The study also highlights the cost of outages on each continent. The report estimates that hidden costs, such as idle workers, lost product and lost efficiency, have an annual cost of about $208,000 for a plant with 260 outages a year.
The Bottom Line
Businesses, communities and even small countries are turning to microgrids. Many believe a 100% renewable grid is impossible but the Province of Quebec is leading the way with a 99% renewable electricity grid. The Quebec Government and Hydro-Quebec are not stopping there; they are currently building microgrids to replace their fossil fuel generator on islands and remote areas of the North. 100% is possible and others are joining the challenge!
The microgrid market is healthy and growing. As microgrids integrate several types of energy technology, the market adapts quickly for lower cost and this creates diversified and bullish investment opportunities.
If you want to hear more about microgrids in remote and difficult regions, please subscribe for our Financing the Future of Mining and Renewable Energy through Leading Quebec Companies event on February 13 by clicking here.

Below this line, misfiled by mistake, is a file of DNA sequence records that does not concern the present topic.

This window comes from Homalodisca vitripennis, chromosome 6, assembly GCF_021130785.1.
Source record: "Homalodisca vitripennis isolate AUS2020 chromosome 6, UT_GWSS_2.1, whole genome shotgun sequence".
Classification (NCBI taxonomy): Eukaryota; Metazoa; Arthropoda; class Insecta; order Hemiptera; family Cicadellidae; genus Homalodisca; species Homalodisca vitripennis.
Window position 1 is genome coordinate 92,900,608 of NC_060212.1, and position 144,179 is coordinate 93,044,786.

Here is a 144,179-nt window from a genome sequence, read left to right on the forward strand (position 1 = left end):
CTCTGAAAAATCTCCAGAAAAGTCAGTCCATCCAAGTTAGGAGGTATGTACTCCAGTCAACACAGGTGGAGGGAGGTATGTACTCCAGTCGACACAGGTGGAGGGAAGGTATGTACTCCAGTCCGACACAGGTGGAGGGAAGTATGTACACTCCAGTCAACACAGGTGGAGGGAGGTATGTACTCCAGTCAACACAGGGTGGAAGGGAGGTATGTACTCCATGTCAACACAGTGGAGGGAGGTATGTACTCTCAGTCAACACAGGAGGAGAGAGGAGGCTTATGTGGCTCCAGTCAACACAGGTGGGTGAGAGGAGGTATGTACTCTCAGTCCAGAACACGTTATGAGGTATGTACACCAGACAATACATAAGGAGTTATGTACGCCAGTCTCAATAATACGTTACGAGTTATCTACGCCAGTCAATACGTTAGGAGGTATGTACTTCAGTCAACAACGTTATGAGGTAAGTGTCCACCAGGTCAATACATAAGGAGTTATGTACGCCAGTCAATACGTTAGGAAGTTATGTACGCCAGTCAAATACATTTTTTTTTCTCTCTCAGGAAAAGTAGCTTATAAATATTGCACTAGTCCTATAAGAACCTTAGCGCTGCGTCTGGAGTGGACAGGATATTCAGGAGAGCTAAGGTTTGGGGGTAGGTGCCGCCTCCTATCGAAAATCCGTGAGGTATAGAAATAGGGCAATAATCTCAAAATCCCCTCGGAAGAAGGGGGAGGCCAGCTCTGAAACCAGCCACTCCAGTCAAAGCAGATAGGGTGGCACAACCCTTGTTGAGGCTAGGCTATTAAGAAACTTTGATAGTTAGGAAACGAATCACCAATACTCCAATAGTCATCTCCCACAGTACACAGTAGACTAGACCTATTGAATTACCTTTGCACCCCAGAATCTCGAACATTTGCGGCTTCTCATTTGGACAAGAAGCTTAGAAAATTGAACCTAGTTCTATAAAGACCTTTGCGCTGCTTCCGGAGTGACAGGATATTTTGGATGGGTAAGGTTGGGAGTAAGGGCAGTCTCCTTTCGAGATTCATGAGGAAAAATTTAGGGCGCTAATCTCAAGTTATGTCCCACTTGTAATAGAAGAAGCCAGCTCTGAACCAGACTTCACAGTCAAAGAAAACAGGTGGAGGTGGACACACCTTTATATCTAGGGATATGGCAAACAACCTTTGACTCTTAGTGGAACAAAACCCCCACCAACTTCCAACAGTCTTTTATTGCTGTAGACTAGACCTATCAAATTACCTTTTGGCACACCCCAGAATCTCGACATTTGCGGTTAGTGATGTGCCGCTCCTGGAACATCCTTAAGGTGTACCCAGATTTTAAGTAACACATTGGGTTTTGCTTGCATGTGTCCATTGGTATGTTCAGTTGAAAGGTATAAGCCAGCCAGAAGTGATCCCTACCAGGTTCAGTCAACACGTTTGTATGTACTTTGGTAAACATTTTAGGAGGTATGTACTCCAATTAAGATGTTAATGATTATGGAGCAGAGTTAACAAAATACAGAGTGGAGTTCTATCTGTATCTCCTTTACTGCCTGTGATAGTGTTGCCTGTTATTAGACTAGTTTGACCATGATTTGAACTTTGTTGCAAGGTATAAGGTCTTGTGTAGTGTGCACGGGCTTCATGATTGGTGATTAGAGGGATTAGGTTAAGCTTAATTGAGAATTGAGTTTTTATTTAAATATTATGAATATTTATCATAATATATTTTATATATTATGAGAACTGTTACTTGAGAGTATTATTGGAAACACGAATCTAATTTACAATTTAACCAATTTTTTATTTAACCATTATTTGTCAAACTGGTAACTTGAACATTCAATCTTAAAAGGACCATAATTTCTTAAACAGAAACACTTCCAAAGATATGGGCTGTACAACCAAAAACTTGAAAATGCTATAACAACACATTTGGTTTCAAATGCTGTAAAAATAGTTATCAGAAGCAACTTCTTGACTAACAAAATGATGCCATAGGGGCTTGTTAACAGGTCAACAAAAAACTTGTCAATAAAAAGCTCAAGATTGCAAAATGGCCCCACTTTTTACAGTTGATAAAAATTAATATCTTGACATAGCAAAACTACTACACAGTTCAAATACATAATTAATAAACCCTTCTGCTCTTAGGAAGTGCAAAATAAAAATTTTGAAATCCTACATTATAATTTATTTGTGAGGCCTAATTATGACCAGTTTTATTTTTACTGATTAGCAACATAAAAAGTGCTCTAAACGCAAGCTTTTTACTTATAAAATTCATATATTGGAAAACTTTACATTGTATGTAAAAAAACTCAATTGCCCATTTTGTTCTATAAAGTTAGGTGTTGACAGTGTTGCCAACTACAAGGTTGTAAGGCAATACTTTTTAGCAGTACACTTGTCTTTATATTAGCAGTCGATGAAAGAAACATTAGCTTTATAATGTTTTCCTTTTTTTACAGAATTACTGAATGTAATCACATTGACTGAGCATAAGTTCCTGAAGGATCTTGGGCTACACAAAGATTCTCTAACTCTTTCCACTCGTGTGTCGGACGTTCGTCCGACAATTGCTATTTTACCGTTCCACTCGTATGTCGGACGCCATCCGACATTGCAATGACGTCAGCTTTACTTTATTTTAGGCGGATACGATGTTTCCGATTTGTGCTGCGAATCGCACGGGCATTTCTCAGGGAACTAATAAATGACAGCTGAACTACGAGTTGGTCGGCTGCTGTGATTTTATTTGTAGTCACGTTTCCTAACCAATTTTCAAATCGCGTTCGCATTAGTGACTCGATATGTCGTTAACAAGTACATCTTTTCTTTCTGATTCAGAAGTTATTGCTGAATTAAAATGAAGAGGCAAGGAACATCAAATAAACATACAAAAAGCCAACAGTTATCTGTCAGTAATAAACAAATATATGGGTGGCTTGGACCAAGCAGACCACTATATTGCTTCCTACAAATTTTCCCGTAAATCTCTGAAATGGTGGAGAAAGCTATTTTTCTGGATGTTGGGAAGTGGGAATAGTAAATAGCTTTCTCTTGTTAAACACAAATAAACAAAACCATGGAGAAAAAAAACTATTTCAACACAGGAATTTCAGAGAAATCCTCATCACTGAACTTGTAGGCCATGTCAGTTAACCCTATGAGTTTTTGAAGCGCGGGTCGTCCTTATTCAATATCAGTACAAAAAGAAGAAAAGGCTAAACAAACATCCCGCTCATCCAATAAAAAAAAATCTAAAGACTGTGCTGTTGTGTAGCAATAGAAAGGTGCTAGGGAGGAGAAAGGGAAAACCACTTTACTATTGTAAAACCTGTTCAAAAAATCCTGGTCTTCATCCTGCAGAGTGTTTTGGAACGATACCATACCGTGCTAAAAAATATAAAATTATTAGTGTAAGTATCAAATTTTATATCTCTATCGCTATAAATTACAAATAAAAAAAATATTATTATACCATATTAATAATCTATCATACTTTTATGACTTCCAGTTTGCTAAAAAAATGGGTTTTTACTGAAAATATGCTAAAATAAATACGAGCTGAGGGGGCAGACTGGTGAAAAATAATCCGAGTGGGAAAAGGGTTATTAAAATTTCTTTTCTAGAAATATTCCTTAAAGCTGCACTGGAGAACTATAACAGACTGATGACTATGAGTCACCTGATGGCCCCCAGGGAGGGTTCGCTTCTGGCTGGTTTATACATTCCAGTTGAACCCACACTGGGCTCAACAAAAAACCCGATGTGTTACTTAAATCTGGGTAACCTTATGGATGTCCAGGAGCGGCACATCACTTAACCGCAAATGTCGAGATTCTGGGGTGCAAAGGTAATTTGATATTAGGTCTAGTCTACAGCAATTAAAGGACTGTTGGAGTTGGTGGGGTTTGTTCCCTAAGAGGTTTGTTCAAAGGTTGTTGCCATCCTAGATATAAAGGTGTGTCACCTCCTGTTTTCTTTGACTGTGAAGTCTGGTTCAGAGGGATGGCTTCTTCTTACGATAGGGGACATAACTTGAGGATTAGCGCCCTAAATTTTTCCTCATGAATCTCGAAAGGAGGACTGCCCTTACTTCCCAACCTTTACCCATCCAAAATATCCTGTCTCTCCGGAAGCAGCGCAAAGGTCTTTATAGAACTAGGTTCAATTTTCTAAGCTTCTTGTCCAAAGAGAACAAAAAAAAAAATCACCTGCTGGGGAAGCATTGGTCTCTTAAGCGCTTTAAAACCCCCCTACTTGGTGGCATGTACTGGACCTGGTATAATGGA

Charles Girard is an energy business strategist who partners with CEOs, executives and solopreneurs to grow their businesses. Since 2016, Charles has served as the Lead Energy & Economics Attaché for the Quebec Government Office in Washington D.C. Prior to this, he spent over a decade working with international multimillion dollar businesses and start-ups.
TUGLIQ specialises in better predictability and lower cost of energy for off-grid customers, with a portfolio approach that includes renewable sources, storage of renewable electricity, and next generation fossil fuels, each optimized into energy supply chains that are adaptable and flexible for the long-term.